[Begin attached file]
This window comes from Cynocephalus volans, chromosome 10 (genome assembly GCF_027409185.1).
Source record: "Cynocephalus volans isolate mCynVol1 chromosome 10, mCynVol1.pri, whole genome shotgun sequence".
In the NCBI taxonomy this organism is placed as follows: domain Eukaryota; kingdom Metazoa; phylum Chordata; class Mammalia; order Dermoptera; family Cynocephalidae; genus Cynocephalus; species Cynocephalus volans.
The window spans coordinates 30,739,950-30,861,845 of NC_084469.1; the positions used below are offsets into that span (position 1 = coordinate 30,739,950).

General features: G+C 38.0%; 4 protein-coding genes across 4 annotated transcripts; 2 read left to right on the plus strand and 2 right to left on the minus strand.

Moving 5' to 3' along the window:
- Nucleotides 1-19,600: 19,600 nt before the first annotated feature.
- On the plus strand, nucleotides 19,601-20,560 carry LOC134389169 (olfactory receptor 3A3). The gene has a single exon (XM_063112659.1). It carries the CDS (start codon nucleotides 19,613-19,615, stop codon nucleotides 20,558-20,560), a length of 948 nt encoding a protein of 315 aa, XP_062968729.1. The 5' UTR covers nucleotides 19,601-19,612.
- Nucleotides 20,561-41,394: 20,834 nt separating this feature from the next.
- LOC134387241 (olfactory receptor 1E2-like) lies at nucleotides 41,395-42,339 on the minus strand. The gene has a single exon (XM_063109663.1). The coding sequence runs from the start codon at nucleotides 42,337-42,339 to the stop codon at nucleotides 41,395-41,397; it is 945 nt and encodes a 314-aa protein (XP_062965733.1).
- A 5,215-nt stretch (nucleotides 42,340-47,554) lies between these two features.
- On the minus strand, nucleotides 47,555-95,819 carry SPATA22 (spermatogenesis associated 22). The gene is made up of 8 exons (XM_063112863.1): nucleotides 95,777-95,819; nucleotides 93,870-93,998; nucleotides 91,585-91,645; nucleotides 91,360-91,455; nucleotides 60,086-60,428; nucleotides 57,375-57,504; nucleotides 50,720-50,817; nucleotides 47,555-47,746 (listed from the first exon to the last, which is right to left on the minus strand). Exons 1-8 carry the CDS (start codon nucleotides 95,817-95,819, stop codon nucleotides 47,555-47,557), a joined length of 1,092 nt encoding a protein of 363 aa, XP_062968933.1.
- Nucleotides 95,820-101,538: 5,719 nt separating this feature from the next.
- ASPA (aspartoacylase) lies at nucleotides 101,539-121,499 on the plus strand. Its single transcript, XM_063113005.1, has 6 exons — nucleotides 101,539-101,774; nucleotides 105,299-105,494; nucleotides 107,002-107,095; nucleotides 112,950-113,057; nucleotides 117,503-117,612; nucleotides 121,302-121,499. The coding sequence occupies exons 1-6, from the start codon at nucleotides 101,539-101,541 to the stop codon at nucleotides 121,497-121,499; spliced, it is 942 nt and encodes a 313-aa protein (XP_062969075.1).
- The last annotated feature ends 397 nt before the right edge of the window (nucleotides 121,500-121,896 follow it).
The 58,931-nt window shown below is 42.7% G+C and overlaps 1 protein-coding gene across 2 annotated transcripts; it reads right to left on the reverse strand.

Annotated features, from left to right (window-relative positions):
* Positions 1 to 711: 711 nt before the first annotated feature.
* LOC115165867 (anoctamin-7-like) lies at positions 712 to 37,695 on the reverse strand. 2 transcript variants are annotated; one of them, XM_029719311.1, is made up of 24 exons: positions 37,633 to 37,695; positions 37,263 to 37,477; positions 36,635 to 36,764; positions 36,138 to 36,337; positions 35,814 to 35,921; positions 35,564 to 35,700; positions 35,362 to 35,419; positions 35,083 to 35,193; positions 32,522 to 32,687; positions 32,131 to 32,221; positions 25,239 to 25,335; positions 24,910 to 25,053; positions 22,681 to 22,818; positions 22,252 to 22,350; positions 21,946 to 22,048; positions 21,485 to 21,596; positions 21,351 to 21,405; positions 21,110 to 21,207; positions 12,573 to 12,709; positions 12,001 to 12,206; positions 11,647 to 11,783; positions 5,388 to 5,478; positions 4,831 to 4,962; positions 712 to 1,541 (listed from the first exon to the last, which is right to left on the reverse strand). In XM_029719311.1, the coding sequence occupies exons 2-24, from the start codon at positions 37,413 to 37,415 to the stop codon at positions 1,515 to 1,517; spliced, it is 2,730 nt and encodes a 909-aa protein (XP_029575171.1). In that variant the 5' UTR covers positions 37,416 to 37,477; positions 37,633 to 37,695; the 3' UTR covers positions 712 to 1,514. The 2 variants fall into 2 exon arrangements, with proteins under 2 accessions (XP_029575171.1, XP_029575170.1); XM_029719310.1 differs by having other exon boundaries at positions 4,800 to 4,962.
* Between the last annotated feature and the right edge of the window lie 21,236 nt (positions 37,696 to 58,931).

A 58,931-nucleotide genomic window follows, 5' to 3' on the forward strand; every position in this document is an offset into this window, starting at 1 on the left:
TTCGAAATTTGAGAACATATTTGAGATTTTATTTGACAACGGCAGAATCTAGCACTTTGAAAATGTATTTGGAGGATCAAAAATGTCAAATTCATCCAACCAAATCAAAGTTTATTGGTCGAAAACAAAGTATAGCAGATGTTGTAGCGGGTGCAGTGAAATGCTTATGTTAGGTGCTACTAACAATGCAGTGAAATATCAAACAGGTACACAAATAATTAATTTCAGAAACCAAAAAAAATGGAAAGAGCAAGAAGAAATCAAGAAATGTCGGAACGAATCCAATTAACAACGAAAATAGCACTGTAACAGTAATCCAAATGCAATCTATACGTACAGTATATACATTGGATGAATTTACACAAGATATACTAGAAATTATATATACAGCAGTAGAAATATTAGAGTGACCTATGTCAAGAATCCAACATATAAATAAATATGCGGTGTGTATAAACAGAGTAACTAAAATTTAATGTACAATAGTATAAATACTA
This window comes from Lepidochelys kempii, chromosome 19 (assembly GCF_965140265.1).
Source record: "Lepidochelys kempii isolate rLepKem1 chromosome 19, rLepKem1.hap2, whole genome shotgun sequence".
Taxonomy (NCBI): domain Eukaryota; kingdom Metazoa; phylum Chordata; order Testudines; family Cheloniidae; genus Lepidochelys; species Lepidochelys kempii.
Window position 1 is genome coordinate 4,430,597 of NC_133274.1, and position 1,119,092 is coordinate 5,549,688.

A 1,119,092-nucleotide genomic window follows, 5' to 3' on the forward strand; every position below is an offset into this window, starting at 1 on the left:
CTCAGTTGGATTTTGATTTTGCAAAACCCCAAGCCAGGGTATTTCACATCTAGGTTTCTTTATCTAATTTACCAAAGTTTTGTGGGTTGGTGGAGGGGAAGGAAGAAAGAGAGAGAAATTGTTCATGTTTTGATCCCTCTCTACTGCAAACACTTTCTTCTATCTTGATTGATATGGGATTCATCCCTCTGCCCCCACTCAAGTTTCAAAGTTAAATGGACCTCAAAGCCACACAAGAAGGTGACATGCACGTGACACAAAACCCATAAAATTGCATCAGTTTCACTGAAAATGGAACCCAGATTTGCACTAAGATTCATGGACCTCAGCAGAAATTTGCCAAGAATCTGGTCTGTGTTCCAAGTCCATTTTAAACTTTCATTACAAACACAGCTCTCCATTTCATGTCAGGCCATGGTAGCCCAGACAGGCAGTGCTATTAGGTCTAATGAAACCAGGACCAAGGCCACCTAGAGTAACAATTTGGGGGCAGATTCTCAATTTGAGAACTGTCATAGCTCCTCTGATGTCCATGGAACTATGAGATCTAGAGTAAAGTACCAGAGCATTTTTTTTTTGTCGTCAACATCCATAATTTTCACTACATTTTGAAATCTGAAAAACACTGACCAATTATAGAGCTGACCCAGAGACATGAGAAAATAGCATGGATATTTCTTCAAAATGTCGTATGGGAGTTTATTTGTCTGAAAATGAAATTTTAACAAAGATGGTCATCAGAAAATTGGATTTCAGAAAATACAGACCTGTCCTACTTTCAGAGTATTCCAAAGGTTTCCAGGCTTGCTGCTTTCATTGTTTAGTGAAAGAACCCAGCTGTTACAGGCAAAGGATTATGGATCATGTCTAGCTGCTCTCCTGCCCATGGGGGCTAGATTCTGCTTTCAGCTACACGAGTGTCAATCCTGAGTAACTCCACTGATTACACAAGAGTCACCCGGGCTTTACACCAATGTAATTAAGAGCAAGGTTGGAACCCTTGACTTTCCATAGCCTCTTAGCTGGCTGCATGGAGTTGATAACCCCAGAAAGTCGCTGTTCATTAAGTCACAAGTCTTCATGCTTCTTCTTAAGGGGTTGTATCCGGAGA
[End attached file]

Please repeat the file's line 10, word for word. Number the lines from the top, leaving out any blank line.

- LOC134387241 (olfactory receptor 1E2-like) lies at nucleotides 41,395-42,339 on the minus strand. The gene has a single exon (XM_063109663.1). The coding sequence runs from the start codon at nucleotides 42,337-42,339 to the stop codon at nucleotides 41,395-41,397; it is 945 nt and encodes a 314-aa protein (XP_062965733.1).